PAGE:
That’s right. I said the Americas.
I was at the end of year holiday party for my ‘Parle Francais’ classes. In this venue, they combined all levels of the classes and had a friendly gathering, including treats and a giant board game. Parts of the game included: guessing the meaning of French idioms, naming various cities, naming fruits or vegetables starting with a certain letter and, by looking at a photo on the board, identifying continents by name.
Looking around the room, I idly wondered if there was a representative from all the continents there. Well, no Antarctica, right? Also lacking was Australia and South America…. so really we weren’t all that global a crowd. I was hastily corrected and found, to my amazement, that all 5 continents indeed were represented in the room!
Umm…. 5? Are you ready for this??
L’Europe (that’s Europe - same idea as us)
L’Afrique (that’s Africa - same idea as us)
L’Asie (that’s Asia - almost same idea as us)
The Americas (that would include North and South America)
l’Océanie (that would sort of equate to our Australia – but includes other Pacific islands – read more here)
I don’t really know why – but this particular shock was, well, extra shocking! 5 continents???? What about Antarctica???? I ended up researching this a bit further and found that there is a lot to learn about continents. It seems that we first started out with 2 – Europe and Asia back in 400 or 500 BC. Then by 300BC Africa was in there. That was pretty much it until 1492 and the discovery of the Americas – so then 4 was the popular number for a few hundred years. Australia was lumped in with Asia until the early 1700’s. Then we had 5 – and that persisted for another hundred or so. In fact, if you were ever wondering why there are 5 Olympic rings, I have your answer. One for each continent!! “As can be read in the Olympic Charter, the Olympic symbol represents the union of the five continents and the meeting of athletes from throughout the world at the Olympic Games. However, no continent is represented by any specific ring.” Later Antarctica was discovered, and people started thinking of separating North and South America – it gets very confusing at this point….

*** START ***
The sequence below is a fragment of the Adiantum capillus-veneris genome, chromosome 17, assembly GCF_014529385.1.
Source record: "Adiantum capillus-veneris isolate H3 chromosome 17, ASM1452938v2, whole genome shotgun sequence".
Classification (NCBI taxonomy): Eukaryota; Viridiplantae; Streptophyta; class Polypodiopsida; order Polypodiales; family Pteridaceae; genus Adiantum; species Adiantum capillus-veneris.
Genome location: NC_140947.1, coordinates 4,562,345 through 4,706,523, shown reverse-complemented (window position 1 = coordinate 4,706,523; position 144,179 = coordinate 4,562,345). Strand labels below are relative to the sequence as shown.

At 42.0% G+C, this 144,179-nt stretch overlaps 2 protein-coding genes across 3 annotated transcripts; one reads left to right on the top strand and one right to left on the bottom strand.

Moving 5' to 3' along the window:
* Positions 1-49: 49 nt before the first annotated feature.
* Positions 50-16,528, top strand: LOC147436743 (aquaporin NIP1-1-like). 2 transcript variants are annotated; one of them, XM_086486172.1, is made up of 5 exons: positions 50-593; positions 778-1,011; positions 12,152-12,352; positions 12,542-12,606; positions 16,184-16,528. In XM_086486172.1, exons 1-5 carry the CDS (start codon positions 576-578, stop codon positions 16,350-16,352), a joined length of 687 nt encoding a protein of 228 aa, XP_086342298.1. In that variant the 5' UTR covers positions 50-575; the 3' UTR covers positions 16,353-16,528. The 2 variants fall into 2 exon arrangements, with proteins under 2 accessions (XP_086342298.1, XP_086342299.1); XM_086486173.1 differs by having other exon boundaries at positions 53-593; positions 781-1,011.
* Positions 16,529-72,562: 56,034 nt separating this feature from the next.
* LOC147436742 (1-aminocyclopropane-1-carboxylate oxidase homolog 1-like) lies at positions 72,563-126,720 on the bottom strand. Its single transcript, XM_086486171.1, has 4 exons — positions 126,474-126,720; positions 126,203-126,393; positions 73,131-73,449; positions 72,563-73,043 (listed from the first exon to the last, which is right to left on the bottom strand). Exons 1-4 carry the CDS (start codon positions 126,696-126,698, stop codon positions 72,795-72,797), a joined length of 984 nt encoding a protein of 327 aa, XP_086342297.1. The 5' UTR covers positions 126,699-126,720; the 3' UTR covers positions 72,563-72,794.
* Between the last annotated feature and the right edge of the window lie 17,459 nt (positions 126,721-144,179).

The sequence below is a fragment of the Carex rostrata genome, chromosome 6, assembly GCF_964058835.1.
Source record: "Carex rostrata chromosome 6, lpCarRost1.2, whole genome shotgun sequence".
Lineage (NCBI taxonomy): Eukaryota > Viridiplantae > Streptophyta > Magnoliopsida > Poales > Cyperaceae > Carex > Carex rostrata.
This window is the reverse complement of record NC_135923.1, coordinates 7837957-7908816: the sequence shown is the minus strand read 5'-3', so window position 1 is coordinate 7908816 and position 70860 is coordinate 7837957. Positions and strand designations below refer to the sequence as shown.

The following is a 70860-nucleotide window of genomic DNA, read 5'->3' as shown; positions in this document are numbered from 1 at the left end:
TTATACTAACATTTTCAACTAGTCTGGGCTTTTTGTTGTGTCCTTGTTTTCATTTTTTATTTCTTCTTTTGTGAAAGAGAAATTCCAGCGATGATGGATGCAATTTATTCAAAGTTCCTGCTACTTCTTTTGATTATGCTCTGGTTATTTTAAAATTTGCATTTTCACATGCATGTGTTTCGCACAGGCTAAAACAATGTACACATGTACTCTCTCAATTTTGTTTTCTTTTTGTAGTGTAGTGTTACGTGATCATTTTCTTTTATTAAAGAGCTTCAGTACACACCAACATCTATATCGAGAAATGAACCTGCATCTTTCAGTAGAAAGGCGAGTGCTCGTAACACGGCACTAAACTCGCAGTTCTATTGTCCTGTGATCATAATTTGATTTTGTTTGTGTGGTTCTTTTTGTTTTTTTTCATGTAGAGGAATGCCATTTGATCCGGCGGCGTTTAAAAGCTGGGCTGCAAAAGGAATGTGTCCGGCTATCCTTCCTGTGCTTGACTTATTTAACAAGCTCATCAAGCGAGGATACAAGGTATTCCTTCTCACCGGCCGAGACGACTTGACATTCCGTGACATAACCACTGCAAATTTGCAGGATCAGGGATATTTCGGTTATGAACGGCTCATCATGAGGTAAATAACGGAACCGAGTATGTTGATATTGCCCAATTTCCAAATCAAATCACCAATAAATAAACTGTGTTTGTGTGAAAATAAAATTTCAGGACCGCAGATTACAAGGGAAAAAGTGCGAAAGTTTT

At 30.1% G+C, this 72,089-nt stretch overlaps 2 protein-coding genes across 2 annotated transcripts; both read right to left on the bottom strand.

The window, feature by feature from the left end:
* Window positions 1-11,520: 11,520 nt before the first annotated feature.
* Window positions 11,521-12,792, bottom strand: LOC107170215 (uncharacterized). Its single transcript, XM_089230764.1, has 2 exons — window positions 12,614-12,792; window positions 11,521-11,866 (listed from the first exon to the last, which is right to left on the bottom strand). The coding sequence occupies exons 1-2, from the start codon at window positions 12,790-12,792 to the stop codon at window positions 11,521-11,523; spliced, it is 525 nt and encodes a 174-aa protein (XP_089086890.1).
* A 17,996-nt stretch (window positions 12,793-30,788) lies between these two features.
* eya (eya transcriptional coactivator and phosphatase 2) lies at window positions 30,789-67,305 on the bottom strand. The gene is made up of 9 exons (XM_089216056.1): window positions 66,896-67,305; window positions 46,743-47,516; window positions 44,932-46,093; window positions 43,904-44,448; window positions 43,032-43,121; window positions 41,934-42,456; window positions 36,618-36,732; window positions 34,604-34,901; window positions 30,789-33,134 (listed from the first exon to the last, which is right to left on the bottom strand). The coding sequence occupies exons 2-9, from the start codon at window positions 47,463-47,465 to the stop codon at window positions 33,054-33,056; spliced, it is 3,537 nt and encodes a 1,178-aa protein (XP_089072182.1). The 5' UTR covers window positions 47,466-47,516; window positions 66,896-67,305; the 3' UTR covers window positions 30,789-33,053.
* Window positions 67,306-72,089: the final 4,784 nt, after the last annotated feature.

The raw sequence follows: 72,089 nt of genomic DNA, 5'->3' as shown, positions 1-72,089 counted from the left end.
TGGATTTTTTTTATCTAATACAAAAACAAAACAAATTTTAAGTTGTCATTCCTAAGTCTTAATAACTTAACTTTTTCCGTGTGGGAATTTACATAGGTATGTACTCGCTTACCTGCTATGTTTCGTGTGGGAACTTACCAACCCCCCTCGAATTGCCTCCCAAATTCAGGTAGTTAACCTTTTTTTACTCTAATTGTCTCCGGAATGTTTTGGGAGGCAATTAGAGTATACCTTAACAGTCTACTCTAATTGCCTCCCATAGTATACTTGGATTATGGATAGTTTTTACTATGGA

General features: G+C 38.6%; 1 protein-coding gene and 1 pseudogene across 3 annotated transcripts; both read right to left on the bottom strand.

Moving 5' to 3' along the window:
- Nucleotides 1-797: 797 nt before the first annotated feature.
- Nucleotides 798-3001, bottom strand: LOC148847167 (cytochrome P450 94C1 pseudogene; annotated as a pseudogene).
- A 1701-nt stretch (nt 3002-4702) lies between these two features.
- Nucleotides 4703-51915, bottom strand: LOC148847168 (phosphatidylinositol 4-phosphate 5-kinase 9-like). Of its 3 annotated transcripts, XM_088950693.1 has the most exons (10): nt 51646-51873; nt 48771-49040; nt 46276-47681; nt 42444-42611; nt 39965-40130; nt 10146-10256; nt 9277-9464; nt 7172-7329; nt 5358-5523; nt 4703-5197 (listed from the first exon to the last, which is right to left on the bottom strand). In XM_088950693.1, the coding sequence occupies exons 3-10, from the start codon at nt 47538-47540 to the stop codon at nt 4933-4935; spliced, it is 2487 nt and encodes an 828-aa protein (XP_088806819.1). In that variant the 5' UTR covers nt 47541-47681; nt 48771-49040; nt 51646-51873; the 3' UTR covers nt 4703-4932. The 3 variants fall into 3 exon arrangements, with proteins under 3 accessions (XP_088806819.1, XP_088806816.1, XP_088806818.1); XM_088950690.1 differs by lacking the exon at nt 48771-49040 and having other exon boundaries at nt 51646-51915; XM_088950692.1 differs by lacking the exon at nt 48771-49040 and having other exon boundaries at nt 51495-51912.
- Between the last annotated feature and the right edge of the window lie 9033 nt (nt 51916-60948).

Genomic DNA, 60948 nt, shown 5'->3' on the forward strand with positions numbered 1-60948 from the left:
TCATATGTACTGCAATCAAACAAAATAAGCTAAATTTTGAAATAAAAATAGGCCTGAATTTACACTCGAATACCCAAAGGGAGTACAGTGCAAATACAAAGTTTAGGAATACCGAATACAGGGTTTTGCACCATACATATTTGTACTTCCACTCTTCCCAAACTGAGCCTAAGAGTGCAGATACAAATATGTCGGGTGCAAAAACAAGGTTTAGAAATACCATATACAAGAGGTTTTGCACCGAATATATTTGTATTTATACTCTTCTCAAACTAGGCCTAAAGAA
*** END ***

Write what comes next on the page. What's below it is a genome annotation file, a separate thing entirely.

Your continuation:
There are also the continents defined by geology – the tectonic plates – and that is a whole ‘nother can of worms. I don’t want to go into it – except to say – there is also a lot of debate there as well – and I’m glad I never had to learn it. Some people do, though. In Russia kids learn about continents (geological) and parts of the world (more political/traditional).
In modern times, the number of continents controversy rages on. In case you started to worry about if we Americans are the only fools that think there are 7 continents these days – take heart. Antarctica has some big backers – and lots of people are taught it is also a continent these days. This article as well as others I found claims that Europeans are taught 6 continents – but having asked around here in France – not true in this corner of the world. I did find another very interesting discussion group talking about this and an Austrian claimed they learn 6 there. Wikipedia claims that Americans and Chinese (I knew they were smart) learn 7. They give a nice history of the whole thing, if you are interested. Some folks separate North and South America but lump together Europe and Asia (since they are one lump of land) – resulting in a continent known as Eureasia. There are even places that say there are 4 continents – combining Africa, Europe and Asia and resulting in (drumroll please) Afroeureasia. Hmm…. I wonder how the French feel about them apples? Lumping them all in with China and Africa? Quel horreur! I think it might be a bit how I felt when I found out that us North Americans are lumped in with the South Americans.
I mean, some things just aren’t right.
Maybe we should just go back to Pangea. Not much to argue about there, right? Any of you Afro-Euro-Asie-Americ-Anartic-Austral-Oceanies up for a salty swim in the Panthalassa? (I’m afraid to ask how many oceans they think there are)
I plan on trying to enjoy life on my continent – just haven’t decided yet what I want to call it. Maybe Fred.